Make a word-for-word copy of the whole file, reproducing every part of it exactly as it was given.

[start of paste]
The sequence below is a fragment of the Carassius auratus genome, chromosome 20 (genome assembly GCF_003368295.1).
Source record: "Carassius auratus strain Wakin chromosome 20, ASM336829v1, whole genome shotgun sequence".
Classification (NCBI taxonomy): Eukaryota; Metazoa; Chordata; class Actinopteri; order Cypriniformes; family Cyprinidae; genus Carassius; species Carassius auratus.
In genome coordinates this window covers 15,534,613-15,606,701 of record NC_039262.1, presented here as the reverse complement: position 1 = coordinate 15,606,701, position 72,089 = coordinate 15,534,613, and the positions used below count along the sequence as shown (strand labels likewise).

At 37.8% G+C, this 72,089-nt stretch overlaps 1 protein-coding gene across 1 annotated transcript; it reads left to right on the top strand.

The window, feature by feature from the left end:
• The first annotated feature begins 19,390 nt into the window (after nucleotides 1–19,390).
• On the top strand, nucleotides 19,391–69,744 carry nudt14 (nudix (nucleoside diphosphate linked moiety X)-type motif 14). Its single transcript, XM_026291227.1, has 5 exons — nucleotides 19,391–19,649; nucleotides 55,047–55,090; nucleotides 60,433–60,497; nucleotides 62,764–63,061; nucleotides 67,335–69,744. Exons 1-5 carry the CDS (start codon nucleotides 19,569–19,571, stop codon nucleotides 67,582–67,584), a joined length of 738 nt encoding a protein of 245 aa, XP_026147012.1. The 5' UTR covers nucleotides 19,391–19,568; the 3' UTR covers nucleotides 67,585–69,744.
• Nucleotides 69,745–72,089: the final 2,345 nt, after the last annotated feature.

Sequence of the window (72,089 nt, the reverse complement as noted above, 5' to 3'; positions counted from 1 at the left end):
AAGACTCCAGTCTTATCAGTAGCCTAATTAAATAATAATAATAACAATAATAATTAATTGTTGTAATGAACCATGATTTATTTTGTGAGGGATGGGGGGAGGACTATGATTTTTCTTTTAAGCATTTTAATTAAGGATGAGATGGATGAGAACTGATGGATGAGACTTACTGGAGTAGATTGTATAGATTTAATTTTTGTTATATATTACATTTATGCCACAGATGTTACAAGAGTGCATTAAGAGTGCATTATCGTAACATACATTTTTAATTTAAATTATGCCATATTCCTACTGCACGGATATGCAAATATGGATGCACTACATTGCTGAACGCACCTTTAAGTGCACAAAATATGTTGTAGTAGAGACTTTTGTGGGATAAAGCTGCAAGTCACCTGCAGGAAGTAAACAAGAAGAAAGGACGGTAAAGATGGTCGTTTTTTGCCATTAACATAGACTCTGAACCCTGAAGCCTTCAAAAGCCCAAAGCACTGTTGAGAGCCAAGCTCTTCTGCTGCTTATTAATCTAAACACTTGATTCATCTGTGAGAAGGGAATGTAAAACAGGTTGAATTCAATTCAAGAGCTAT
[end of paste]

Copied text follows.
The sequence below is a fragment of the Carassius auratus genome, chromosome 20 (genome assembly GCF_003368295.1).
Source record: "Carassius auratus strain Wakin chromosome 20, ASM336829v1, whole genome shotgun sequence".
Classification (NCBI taxonomy): Eukaryota; Metazoa; Chordata; class Actinopteri; order Cypriniformes; family Cyprinidae; genus Carassius; species Carassius auratus.
In genome coordinates this window covers 15,534,613-15,606,701 of record NC_039262.1, presented here as the reverse complement: position 1 = coordinate 15,606,701, position 72,089 = coordinate 15,534,613, and the positions used below count along the sequence as shown (strand labels likewise).

At 37.8% G+C, this 72,089-nt stretch overlaps 1 protein-coding gene across 1 annotated transcript; it reads left to right on the top strand.

The window, feature by feature from the left end:
• The first annotated feature begins 19,390 nt into the window (after nucleotides 1–19,390).
• On the top strand, nucleotides 19,391–69,744 carry nudt14 (nudix (nucleoside diphosphate linked moiety X)-type motif 14). Its single transcript, XM_026291227.1, has 5 exons — nucleotides 19,391–19,649; nucleotides 55,047–55,090; nucleotides 60,433–60,497; nucleotides 62,764–63,061; nucleotides 67,335–69,744. Exons 1-5 carry the CDS (start codon nucleotides 19,569–19,571, stop codon nucleotides 67,582–67,584), a joined length of 738 nt encoding a protein of 245 aa, XP_026147012.1. The 5' UTR covers nucleotides 19,391–19,568; the 3' UTR covers nucleotides 67,585–69,744.
• Nucleotides 69,745–72,089: the final 2,345 nt, after the last annotated feature.

Sequence of the window (72,089 nt, the reverse complement as noted above, 5' to 3'; positions counted from 1 at the left end):
AAGACTCCAGTCTTATCAGTAGCCTAATTAAATAATAATAATAACAATAATAATTAATTGTTGTAATGAACCATGATTTATTTTGTGAGGGATGGGGGGAGGACTATGATTTTTCTTTTAAGCATTTTAATTAAGGATGAGATGGATGAGAACTGATGGATGAGACTTACTGGAGTAGATTGTATAGATTTAATTTTTGTTATATATTACATTTATGCCACAGATGTTACAAGAGTGCATTAAGAGTGCATTATCGTAACATACATTTTTAATTTAAATTATGCCATATTCCTACTGCACGGATATGCAAATATGGATGCACTACATTGCTGAACGCACCTTTAAGTGCACAAAATATGTTGTAGTAGAGACTTTTGTGGGATAAAGCTGCAAGTCACCTGCAGGAAGTAAACAAGAAGAAAGGACGGTAAAGATGGTCGTTTTTTGCCATTAACATAGACTCTGAACCCTGAAGCCTTCAAAAGCCCAAAGCACTGTTGAGAGCCAAGCTCTTCTGCTGCTTATTAATCTAAACACTTGATTCATCTGTGAGAAGGGAATGTAAAACAGGTTGAATTCAATTCAAGAGCTAT